Last week, this took place:
Then, this, yesterday.
Agencies of the U.S. government make regulations to implement acts of Congress – such as the Environmental Protection Agency’s regulation limiting carbon emissions from power plants, under the Clean Air Act. Sometimes plaintiffs challenge the legality of such a regulation, arguing the agency exceeded what Congress intended – as plaintiffs have done in this case. Occasionally, plaintiffs ask the courts to put the regulation on hold until the courts have fully considered their lawsuit – arguing they’ll otherwise suffer irreparable harm while awaiting a ruling. Often, as in this case, the lower court refuses. But never before in history has the Supreme Court overruled a lower court that refused such a stay, and decided itself to put a regulation on hold. Yet that’s what the five Republican appointees on the Court did yesterday evening -- blocking the Environmental Protection Agency’s landmark regulation. They gave no reasons.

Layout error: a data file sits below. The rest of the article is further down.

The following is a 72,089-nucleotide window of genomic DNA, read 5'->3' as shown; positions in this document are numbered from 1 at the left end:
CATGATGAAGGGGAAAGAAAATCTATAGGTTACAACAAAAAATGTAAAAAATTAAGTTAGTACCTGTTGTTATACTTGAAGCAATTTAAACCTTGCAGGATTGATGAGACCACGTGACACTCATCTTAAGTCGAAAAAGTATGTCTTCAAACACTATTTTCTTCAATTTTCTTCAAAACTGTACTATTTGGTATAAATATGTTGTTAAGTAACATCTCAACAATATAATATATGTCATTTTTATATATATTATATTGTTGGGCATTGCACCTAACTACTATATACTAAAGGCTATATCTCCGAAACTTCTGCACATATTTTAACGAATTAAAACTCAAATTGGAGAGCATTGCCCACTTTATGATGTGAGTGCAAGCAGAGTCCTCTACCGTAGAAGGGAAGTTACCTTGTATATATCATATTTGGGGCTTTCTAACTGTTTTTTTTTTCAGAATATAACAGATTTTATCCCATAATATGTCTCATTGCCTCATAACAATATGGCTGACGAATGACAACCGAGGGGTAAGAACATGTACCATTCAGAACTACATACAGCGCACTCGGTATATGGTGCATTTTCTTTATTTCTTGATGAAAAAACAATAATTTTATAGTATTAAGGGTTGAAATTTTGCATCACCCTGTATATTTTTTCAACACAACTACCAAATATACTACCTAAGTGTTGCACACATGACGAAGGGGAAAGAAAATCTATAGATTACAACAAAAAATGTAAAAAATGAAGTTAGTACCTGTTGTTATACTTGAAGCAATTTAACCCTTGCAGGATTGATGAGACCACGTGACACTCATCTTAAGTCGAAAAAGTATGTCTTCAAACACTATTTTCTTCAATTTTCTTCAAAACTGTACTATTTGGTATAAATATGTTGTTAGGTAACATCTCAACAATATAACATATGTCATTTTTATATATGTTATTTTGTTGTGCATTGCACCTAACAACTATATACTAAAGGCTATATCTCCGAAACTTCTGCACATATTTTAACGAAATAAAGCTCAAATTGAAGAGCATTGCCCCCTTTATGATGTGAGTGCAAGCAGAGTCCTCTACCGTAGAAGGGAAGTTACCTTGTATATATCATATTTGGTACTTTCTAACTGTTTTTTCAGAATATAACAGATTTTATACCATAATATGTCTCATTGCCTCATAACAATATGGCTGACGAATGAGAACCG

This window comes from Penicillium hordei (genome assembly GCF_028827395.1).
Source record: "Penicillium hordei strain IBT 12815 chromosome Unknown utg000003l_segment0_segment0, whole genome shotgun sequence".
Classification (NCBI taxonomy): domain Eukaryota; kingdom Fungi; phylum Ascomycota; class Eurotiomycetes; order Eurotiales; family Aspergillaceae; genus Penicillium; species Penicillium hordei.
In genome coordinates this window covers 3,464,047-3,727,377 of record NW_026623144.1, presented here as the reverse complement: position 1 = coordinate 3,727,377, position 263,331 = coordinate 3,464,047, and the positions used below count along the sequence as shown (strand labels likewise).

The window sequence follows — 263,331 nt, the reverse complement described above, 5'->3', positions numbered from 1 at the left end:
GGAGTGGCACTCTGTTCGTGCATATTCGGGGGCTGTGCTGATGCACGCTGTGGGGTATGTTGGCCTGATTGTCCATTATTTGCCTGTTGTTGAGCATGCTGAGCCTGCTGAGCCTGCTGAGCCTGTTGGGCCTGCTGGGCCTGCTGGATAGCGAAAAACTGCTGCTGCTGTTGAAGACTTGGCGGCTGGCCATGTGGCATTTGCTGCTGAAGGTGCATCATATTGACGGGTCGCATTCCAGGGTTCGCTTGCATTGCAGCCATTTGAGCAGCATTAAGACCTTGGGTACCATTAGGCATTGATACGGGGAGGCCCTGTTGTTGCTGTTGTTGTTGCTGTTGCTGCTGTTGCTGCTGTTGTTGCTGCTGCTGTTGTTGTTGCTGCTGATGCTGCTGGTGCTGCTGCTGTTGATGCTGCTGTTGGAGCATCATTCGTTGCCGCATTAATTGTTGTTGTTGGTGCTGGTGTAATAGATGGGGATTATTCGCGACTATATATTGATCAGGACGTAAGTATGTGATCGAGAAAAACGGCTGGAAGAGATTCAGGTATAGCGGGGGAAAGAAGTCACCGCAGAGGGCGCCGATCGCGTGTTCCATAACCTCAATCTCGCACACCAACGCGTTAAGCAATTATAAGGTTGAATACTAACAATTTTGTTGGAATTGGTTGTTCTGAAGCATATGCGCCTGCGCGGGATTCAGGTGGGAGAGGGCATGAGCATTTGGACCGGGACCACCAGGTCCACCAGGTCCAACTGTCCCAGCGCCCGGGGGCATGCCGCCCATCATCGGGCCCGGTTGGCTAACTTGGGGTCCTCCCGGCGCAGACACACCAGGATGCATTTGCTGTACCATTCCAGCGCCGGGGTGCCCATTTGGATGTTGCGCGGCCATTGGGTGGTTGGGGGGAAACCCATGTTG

The result is to freeze the heart of Obama’s climate policy until the courts have fully considered its legality. When might that be? The D.C. Circuit’s Court of Appeals has scheduled oral arguments for July 2, so a ruling from that court could be early next fall. The Supreme Court might then hear an appeal in late 2017 and decide by 2018. Of course, the five Republican appointees might then decide the regulation is illegal, or by then a Republican president might simply refuse to put the rule into effect. (Several Republican candidates, including Marco Rubio, don’t believe carbon emissions are contributing to climate change.)
In this case, the five Republicans on the Court decided that the plaintiffs – coal companies, power plants, utilities – will suffer irreparable harm over the next two or three years if the regulation is put into effect. But what about the irreparable harm to the environment from two or three more years of gunk being spewed into the atmosphere? Why should harm to profits take precedence over harm to life on earth? What planet are the five Republicans on, anyway? --Robert Reich
What is it?
I'm trying to think.
What is it about this President, this one President that's different that Congress treats him differently than any other.
Let me see...